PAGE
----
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NAME

       msync - synchronize a file with a memory map

SYNOPSIS

       #include <sys/mman.h>

       int msync(void *addr, size_t length, int flags);

DESCRIPTION

       msync()  flushes  changes  made  to the in-core copy of a file that was
       mapped into memory using mmap(2) back to disk.   Without  use  of  this
       call  there  is  no  guarantee  that  changes  are  written back before
       munmap(2) is called.  To be more precise, the part  of  the  file  that
       corresponds  to  the  memory  area  starting  at addr and having length
       length is updated.

       The  flags  argument  may  have  the  bits   MS_ASYNC,   MS_SYNC,   and
       MS_INVALIDATE  set,  but  not  both  MS_ASYNC  and  MS_SYNC.   MS_ASYNC
       specifies  that  an  update  be  scheduled,  but   the   call   returns
       immediately.   MS_SYNC asks for an update and waits for it to complete.
       MS_INVALIDATE asks to invalidate other mappings of the  same  file  (so
       that they can be updated with the fresh values just written).

RETURN VALUE

       On  success,  zero is returned.  On error, -1 is returned, and errno is
       set appropriately.

ERRORS

       EBUSY  MS_INVALIDATE was specified in flags, and a memory  lock  exists
              for the specified address range.

       EINVAL addr  is  not  a  multiple  of  PAGESIZE;  or any bit other than
              MS_ASYNC | MS_INVALIDATE | MS_SYNC is  set  in  flags;  or  both
              MS_SYNC and MS_ASYNC are set in flags.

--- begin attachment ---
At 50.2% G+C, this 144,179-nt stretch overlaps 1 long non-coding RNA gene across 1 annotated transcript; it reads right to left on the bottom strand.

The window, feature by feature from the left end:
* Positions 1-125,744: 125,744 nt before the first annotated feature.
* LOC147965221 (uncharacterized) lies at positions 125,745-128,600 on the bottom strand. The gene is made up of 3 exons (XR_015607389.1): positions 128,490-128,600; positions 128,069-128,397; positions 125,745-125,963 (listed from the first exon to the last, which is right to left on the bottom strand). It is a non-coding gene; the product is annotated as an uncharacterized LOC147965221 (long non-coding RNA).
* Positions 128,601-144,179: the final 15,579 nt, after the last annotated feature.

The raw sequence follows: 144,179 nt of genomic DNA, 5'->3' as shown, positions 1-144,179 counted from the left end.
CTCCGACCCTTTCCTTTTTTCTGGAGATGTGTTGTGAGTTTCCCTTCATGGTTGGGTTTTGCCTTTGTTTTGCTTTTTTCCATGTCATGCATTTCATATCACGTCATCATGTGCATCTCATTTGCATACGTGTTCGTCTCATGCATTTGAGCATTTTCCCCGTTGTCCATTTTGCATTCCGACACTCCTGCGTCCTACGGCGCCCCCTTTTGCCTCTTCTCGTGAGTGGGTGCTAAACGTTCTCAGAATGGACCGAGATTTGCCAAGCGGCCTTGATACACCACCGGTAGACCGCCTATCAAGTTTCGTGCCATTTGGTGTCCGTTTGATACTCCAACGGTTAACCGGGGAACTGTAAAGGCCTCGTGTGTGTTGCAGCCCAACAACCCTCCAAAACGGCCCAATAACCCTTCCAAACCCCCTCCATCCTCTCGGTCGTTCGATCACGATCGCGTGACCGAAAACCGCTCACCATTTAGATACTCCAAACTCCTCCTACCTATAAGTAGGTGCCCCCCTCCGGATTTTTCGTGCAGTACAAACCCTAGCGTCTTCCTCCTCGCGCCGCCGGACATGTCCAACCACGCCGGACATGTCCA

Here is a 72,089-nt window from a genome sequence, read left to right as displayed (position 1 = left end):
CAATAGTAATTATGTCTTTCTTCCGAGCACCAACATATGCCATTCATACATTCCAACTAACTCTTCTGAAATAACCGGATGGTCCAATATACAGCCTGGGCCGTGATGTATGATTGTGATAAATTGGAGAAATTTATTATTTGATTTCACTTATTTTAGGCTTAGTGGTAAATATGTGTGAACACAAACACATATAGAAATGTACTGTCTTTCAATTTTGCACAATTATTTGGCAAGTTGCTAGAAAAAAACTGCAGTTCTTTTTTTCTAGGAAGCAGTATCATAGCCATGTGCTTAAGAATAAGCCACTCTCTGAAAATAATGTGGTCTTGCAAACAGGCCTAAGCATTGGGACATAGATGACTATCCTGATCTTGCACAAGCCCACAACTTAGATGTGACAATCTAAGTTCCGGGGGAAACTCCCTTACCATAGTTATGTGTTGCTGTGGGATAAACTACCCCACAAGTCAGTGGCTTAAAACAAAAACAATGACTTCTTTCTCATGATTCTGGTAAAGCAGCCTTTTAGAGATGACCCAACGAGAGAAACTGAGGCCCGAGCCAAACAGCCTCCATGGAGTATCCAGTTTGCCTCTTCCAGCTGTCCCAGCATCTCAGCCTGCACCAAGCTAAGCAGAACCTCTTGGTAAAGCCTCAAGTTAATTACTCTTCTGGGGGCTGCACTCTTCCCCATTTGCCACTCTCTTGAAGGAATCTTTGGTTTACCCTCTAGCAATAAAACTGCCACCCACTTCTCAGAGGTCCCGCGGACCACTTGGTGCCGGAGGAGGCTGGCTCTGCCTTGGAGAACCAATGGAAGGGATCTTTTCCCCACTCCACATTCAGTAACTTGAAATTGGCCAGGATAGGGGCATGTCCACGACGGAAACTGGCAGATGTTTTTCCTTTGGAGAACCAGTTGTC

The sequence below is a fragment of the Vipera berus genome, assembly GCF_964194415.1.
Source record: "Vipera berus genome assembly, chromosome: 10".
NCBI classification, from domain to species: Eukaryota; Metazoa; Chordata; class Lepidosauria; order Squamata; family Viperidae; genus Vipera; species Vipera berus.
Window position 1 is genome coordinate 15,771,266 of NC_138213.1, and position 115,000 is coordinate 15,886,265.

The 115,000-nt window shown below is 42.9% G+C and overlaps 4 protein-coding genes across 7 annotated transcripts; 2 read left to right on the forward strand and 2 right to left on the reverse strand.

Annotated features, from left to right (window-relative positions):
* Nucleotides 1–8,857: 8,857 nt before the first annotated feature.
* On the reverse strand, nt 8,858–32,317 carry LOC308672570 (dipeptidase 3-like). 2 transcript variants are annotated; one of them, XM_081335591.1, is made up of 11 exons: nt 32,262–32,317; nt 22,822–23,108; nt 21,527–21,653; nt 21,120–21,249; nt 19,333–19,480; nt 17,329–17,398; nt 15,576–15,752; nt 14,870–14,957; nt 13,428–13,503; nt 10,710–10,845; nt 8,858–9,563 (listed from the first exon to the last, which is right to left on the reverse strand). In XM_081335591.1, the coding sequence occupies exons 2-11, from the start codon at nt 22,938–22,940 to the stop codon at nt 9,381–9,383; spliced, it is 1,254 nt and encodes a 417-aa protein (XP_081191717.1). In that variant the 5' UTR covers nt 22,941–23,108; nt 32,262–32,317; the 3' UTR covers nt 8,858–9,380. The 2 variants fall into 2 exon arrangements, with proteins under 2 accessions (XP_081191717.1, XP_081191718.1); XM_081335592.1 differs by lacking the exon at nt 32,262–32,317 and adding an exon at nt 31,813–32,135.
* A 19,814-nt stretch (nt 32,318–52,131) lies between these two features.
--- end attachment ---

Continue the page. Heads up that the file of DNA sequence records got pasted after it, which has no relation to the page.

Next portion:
ENOMEM The indicated memory (or part of it) was not mapped.

CONFORMING TO

       POSIX.1-2001.

       This  call was introduced in Linux 1.3.21, and then used EFAULT instead
       of ENOMEM.  In Linux 2.4.19 this was changed to the POSIX value ENOMEM.

AVAILABILITY

       On   POSIX   systems   on   which   msync()    is    available,    both
       _POSIX_MAPPED_FILES   and   _POSIX_SYNCHRONIZED_IO   are   defined   in
       <unistd.h> to a value greater than 0.  (See also sysconf(3).)

NOTES

       According to POSIX, either MS_SYNC or MS_ASYNC  must  be  specified  in
       flags,  and  indeed  failure  to  include one of these flags will cause
       msync() to fail on some systems.  However,  Linux  permits  a  call  to
       msync()  that specifies neither of these flags, with semantics that are
       (currently) equivalent to specifying MS_ASYNC.   (Since  Linux  2.6.19,
       MS_ASYNC  is  in  fact  a no-op, since the kernel properly tracks dirty
       pages and flushes them to storage as necessary.)   Notwithstanding  the
       Linux  behavior, portable, future-proof applications should ensure that
       they specify either MS_SYNC or MS_ASYNC in flags.

SEE ALSO

       mmap(2)

       B.O. Gallmeister, POSIX.4, O'Reilly, pp. 128-129 and 389-391.

COLOPHON

       This page is part of release 3.65 of the Linux  man-pages  project.   A
       description  of  the project, and information about reporting bugs, can
       be found at http://www.kernel.org/doc/man-pages/.



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